Not Your Typical Beef Stir-Fry, and That’s a Good Thing

Traditionally, Crispy Tangerine Beef is made by frying multiple batches of lightly battered beef in about 8 cups of oil. Yikes! You can simplify by replacing the batter with a coating of cornstarch and freezing the dredged pieces of beef for easier handling as well as decreasing the oil to 3 cups.


Cook’s Illustrated’s version didn’t initially thrill me with the vast quantities of oil. The most common misconception (mine included) about deep-frying battered foods is that the results are always greasy. But this doesn’t have to be the case at all.

When battered foods are deep-fried in hot oil, water in the batter and near the exterior of the meat turns to vapor and exits. Once the water exits, there is space for a small amount of oil to take its place. The amount of oil absorbed is directly proportional to the amount of water lost. The more water out the more oil in.

But the Crispy Tangerine Beef takes in even less oil than expected, only two tablespoons overall, yeah! Since cornstarch has virtually no moisture to lose on its own, this means that all the moisture lost during frying comes from the beef alone.

The sauce uses tangerine peel—you could incorporate zest as well—to add complex bitter notes. Make sure your strips contain some pith. By caramelizing the citrus peel before building the sauce, it mimics the flavor of dried tangerine peels that are typically used. Next time we’re thinking about buying the dried peels directly from an Asian market ahead of time. Beware, the ingredients call for juice from two fruits to make a 1/2 cup liquid, but it took three tangerines to generate that amount.

In Step 7, the sauce is supposed to thicken in about 45 seconds. Ours didn’t start to firm up until 4 minutes! In the future, we’ll increase the sauce ingredients by 50 percent because we prefer more volume. However, that being said, it may be that the sauce thickened even more once we added back the meat which had been coated in corn starch, itself a thickener.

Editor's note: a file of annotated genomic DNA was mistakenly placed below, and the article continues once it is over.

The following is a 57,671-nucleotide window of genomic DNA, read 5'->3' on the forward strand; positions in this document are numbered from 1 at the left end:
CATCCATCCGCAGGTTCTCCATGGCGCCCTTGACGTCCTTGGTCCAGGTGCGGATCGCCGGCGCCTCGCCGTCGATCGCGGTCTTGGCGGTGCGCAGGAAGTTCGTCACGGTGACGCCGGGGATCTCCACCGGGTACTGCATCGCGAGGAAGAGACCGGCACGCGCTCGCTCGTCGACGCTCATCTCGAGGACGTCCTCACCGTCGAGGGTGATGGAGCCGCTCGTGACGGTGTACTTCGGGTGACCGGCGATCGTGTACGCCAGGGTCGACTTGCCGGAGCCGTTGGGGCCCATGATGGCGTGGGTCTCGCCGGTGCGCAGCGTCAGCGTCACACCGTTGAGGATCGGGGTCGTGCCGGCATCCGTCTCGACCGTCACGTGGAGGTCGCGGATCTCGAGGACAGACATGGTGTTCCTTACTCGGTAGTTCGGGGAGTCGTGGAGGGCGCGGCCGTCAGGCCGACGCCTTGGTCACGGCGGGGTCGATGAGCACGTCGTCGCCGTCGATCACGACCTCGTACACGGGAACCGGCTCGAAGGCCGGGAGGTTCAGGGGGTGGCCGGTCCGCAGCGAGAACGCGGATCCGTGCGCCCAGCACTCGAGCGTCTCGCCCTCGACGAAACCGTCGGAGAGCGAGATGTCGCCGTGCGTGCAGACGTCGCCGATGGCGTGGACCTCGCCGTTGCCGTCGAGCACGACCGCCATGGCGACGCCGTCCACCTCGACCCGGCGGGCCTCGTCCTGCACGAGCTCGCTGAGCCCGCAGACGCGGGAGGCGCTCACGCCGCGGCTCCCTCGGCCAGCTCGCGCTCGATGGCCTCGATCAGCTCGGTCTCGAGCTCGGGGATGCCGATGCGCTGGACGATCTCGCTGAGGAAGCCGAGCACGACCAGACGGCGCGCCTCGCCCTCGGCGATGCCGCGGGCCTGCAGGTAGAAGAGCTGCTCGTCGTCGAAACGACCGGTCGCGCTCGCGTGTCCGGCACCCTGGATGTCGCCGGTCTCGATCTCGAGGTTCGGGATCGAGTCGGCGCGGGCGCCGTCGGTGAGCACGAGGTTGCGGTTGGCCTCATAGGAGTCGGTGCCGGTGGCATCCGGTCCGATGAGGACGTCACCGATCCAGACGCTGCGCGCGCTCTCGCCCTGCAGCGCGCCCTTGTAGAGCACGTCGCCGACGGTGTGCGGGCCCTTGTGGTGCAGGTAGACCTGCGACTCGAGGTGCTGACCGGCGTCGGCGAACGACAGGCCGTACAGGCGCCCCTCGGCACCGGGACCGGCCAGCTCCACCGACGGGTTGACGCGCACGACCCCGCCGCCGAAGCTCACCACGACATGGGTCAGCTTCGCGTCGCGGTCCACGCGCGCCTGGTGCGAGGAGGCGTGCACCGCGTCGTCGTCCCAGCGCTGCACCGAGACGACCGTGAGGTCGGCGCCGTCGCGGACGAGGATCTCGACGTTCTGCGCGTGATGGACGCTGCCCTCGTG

No matter, we loved the dish! Although it was passable when I reheated the next day for lunch, it’s best eaten right away.



  • 1 ½ pounds beef flap meat, trimmed
  • tablespoons soy sauce
  • tablespoons cornstarch
  • 10 (3-inch) strips tangerine or orange peel, sliced thin lengthwise (¼ cup), plus ¼ cup juice (2 oranges)
  • tablespoons molasses
  • tablespoons dry sherry
  • tablespoon rice vinegar
  • 1 ½ teaspoons toasted sesame oil
  • cups vegetable oil
  • jalapeño chile, stemmed, seeded, and sliced thin lengthwise
  • garlic cloves, minced
  • tablespoons grated fresh ginger
  • ½ teaspoon red pepper flakes
  • scallions, sliced thin on bias

The coated beef strips after being in the freezer for 45 minutes.

Russ checks the oil to see if it has reached 375 degrees.

In thirds, the beef strips are stir-fried for about 1 1/2 minutes in the hot oil.

After stir-frying, the beef is transferred to a paper towel-lined rimmed baking sheet.


  1. Cut beef along grain into 2½- to 3-inch-wide lengths. Slice each piece against grain into ½-inch-thick slices. Cut each slice lengthwise into ½-inch-wide strips. Toss beef with 1 tablespoon soy sauce in bowl. Add cornstarch and toss until evenly coated.
  2. Spread beef in single layer on wire rack set in rimmed baking sheet. Transfer sheet to freezer until meat is very firm but not completely frozen, about 45 minutes.
  3. Whisk remaining 2 tablespoons soy sauce, orange juice, molasses, sherry, vinegar, and sesame oil together in bowl.
  4. Line second rimmed baking sheet with triple layer of paper towels. Heat vegetable oil in large Dutch oven (we used a wok) over medium heat until oil registers 375 degrees. Carefully add one-third of beef and fry, stirring occasionally to keep beef from sticking together, until golden brown, about 1½ minutes.
  5. Using spider, transfer meat to paper towel–lined sheet. Return oil to 375 degrees and repeat twice more with remaining beef. After frying, reserve 2 tablespoons frying oil.
  6. Heat reserved oil in 12-inch skillet over medium-high heat until shimmering. Add orange peel and jalapeño and cook, stirring occasionally, until about half of orange peel is golden brown, 1½ to 2 minutes.
  7. Add garlic, ginger, and ­pepper flakes; cook, stirring frequently, until garlic is beginning to brown, about 45 seconds. Add soy sauce mixture and cook, scraping up any browned bits, until slightly thickened, about 45 seconds (or longer as the case may be.)
  8. Add beef and scallions and toss. Transfer to platter and serve immediately over hot steamed rice.

In a separate skillet, cook the tangerine peel and jalapeño strips until partially golden brown.

Next add the garlic, ginger, and ­pepper flakes and cook until fragrant, about 1 minute.

Add the soy sauce mixture and cook, scraping up any browned bits, until slightly thickened.

Finally, add in beef and scallions and toss to coat.

Ladle over steamed rice.

Adapted from Cook’s Illustrated


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